Still of The Kimberley Coast. Courtesy of MIFF, 2018.
“Not only are our mineral resources like gold being exploited, our fundamental resource, water, has now become a critical threat. And I think at the rate of our government trying to introduce a lot of this industrialisation, Indigenous people are not really getting an opportunity to understand how it’s going to consequently affect them in the long term.” - Albert Wiggan, Bardi-Kija-Nyul Nyul Traditional Owner, 2018.
The Kimberley region of North Western Australia - covering an area of 420,000 square kilometres and a population of less than 40,000 - is one of the world’s last wilderness frontiers, and it’s under serious threat (Australia.com, 2021). With the industries of oil, gas, mining, fracking, and agriculture driving an unprecedented land grab, what will remain of the 200 plus remote Aboriginal communities existing in the Kimberley? The 2018 documentary “Undermined: Tales From the Kimberley” - produced by Screen Australia and created in association with the Melbourne International Film Festival (MIFF) Premiere Fund - investigates the politics surrounding this draining of the Kimberley’s natural resources and the limitations of Indigenous land rights in regards to this issue. The documentary takes viewers to several locations in the Kimberleys, and introduces them to the stories of young Nyul Nyul and Bardi Traditional Owner Albert Wiggan, Bunuba Traditional Owner and Station Manager Kevin Oscar and Elders June Davis and Alfie White, and their uphill battles to protect their homelands (MIFF, 2018). Ultimately, this documentary poses the question (Poelina, 2018): for whose benefit is this development?
The Kimberley Ecosystem
The Kimberley region is recognised as one of the world’s most ecologically-diverse areas, with landscapes from weathered sandstone escarpments, to tropical woodlands, to freshwater wetlands, to coral reefs and savannas (WWF, 2017). The coastline extends northeast from Eighty Mile Beach all the way to the border of the Northern Territory, and its tropical waters stretch 200 kilometres west into the Indian Ocean (PEW, 2020). The Kimberley coast is one of the largest regions of untouched wilderness in the world and is listed as a National Heritage location. Director of Environs Kimberley, Martin Pritchard (2018), highlights the significance of this ancient landscape:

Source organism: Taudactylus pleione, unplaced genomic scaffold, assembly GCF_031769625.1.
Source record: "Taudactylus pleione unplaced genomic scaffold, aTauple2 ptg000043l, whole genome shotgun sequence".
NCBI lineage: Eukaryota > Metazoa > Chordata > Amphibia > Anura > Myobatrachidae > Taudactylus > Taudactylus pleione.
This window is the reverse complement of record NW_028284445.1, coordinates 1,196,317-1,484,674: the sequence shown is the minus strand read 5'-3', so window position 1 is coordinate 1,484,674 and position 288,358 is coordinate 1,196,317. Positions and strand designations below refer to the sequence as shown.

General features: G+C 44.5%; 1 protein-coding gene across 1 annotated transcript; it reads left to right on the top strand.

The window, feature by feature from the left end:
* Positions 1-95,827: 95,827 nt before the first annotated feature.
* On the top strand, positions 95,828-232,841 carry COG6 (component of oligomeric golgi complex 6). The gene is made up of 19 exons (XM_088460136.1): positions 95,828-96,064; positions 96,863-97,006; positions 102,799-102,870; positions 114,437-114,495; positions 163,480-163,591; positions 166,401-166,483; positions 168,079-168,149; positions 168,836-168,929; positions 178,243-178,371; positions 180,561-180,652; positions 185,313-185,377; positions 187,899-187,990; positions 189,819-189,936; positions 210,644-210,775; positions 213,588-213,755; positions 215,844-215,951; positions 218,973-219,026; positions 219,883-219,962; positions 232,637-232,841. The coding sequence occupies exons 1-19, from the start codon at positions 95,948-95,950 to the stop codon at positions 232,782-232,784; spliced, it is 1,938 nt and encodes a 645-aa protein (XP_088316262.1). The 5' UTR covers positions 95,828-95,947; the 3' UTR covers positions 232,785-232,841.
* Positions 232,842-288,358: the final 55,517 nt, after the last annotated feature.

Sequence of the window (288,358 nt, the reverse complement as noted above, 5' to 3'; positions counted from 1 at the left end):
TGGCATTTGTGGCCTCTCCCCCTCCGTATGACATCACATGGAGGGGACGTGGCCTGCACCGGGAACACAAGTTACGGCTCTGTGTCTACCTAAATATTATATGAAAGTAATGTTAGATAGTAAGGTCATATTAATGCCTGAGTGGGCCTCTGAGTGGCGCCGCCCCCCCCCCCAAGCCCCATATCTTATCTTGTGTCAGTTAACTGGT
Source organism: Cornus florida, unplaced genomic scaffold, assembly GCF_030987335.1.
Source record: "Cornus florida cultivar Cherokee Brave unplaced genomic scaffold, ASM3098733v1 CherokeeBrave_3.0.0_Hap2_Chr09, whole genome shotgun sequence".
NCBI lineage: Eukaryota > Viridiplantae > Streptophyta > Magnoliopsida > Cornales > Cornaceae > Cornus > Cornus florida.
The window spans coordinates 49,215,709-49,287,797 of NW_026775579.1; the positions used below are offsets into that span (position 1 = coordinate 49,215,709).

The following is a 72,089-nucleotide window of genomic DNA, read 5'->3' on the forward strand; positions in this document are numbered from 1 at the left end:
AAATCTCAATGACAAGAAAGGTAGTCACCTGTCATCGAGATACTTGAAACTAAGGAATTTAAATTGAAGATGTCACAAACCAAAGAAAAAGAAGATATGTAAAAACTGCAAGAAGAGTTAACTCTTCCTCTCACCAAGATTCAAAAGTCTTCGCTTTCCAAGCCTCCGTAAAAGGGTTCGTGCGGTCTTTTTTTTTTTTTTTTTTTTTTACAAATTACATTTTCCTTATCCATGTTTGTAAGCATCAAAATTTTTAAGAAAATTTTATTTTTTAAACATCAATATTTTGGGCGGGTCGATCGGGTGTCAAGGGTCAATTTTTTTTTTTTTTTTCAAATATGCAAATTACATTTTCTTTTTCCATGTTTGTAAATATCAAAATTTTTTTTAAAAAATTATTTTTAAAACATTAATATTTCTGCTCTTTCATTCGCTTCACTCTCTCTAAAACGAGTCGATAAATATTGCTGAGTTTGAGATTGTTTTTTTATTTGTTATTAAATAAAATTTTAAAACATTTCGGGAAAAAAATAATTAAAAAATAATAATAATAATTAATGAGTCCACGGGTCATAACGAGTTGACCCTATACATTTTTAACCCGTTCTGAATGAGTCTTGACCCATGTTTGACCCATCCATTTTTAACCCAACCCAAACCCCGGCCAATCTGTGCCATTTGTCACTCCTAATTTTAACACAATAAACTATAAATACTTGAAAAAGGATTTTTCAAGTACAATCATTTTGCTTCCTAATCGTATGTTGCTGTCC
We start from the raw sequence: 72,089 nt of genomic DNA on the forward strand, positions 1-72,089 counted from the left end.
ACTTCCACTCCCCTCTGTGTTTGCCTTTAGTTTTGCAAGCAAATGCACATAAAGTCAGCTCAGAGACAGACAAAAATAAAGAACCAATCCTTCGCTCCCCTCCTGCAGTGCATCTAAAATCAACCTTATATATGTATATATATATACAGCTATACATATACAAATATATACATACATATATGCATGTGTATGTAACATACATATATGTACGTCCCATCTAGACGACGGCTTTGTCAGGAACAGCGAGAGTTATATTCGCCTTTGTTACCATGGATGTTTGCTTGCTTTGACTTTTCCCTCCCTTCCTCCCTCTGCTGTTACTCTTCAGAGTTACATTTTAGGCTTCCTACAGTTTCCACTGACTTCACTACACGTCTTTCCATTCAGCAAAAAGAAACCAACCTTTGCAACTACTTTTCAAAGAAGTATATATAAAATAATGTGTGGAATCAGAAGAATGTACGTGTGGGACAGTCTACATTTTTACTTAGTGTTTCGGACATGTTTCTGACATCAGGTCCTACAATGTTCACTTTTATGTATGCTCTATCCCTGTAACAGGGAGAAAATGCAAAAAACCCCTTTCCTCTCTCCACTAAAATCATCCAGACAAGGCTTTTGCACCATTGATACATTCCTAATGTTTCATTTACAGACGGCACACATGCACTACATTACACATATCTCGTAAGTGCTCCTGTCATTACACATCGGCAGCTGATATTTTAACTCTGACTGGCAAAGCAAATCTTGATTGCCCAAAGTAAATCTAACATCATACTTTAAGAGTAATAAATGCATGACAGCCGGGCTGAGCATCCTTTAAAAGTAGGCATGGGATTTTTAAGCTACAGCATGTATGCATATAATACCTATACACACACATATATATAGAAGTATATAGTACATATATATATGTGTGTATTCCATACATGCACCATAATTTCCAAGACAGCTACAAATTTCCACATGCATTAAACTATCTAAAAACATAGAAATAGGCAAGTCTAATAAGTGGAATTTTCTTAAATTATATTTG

“The Kimberley coast was recognised by scientists as being in the top four percent of the most intact coastlines on the planet. And, the savanna is part of the largest tropical savanna on the planet.”
Western Australia’s Kimberley region is home to some 65 species unlike anywhere else on Earth, and its tropical waters are one of the last largest refuges for many endangered species. These waters refuge: six of the world’s seven species of endangered marine turtles, the world’s largest nursery of humpback whales, and Australia’s endemic dolphin species of the humpback dolphin and the snubfin dolphin. The Kimberley’s coral reefs also have a greater diversity of coral species than the Great Barrier Reef, thus making them of global significance (The Kimberley Like Nowhere Else, 2021).
The Kimberley is a refuge for Australia’s endemic and threatened species of dolphin: the snubfin dolphin. Courtesy of The Kimberley Like Nowhere Else, 2021.
On land, the Splendid Tree Frog, scaly-tailed possum and the Kimberley mouse are native, and the Greater Bilby, Golden Bandicoot and Gouldian Finches find refuge here (WWF, 2017).
Scaly-tailed possum, found in northwestern Australia, restricted to the Kimberleys. Courtesy of Alex Hartshorne/Australian Wildlife Conservancy (AWC), 2021.
Greater Bilby: common throughout the arid and semi-arid regions of the Australian mainland. Courtesy of Wayne Lawler/Australian Wildlife Conservancy (AWC), 2021.
This Country and its inhabitants have been the spiritual and cultural home to First Nations peoples for millennia. The stories and ecological knowledge of the Traditional Owners have been recorded in tens of thousands of rock art sites across the ancient Kimberley landscape. Currently, 34 different language groups or nations exist in the Kimberleys, and approximately half of the Aboriginal population live across 200 remote communities, varying in size from 20 to 900 people (Undermined film, 2018).
Check out the trailer of “Undermined: Tales From The Kimberley” below! Courtesy of MIFF, 2018.
Warning: Aboriginal and Torres Strait Islander readers should be aware that this documentary may contain footage or names of people who have since passed away.
Keep your eyes peeled for Part 2 of this series, focussing on the social justice issues surrounding Native Title!